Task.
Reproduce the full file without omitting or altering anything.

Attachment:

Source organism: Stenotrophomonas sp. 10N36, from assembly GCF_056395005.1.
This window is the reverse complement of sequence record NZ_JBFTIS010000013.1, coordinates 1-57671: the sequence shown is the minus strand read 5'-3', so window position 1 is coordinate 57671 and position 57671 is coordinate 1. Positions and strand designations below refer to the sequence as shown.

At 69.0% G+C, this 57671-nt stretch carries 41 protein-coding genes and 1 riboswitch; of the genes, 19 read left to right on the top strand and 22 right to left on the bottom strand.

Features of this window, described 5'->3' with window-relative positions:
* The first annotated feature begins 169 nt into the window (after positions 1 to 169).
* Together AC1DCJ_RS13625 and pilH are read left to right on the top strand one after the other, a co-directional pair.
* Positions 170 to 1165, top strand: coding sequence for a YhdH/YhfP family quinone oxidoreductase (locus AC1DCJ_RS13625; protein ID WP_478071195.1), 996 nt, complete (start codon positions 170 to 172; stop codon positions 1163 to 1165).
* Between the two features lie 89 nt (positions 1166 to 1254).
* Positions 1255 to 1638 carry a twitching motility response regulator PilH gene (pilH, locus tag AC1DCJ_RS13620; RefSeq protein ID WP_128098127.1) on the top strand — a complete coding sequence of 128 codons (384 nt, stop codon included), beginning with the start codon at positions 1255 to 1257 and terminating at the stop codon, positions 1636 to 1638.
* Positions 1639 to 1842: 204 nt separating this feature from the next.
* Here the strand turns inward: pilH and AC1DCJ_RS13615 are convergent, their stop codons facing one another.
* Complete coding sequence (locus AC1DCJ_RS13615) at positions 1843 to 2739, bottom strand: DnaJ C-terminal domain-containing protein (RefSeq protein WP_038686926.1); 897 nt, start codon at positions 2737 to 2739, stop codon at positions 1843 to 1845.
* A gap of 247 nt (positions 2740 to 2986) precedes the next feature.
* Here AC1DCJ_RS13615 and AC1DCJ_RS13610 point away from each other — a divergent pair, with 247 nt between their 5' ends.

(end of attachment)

Source organism: Stenotrophomonas sp. 10N36, from assembly GCF_056395005.1.
This window is the reverse complement of sequence record NZ_JBFTIS010000013.1, coordinates 1-57671: the sequence shown is the minus strand read 5'-3', so window position 1 is coordinate 57671 and position 57671 is coordinate 1. Positions and strand designations below refer to the sequence as shown.

At 69.0% G+C, this 57671-nt stretch carries 41 protein-coding genes and 1 riboswitch; of the genes, 19 read left to right on the top strand and 22 right to left on the bottom strand.

Features of this window, described 5'->3' with window-relative positions:
* The first annotated feature begins 169 nt into the window (after positions 1 to 169).
* Together AC1DCJ_RS13625 and pilH are read left to right on the top strand one after the other, a co-directional pair.
* Positions 170 to 1165, top strand: coding sequence for a YhdH/YhfP family quinone oxidoreductase (locus AC1DCJ_RS13625; protein ID WP_478071195.1), 996 nt, complete (start codon positions 170 to 172; stop codon positions 1163 to 1165).
* Between the two features lie 89 nt (positions 1166 to 1254).
* Positions 1255 to 1638 carry a twitching motility response regulator PilH gene (pilH, locus tag AC1DCJ_RS13620; RefSeq protein ID WP_128098127.1) on the top strand — a complete coding sequence of 128 codons (384 nt, stop codon included), beginning with the start codon at positions 1255 to 1257 and terminating at the stop codon, positions 1636 to 1638.
* Positions 1639 to 1842: 204 nt separating this feature from the next.
* Here the strand turns inward: pilH and AC1DCJ_RS13615 are convergent, their stop codons facing one another.
* Complete coding sequence (locus AC1DCJ_RS13615) at positions 1843 to 2739, bottom strand: DnaJ C-terminal domain-containing protein (RefSeq protein WP_038686926.1); 897 nt, start codon at positions 2737 to 2739, stop codon at positions 1843 to 1845.
* A gap of 247 nt (positions 2740 to 2986) precedes the next feature.
* Here AC1DCJ_RS13615 and AC1DCJ_RS13610 point away from each other — a divergent pair, with 247 nt between their 5' ends.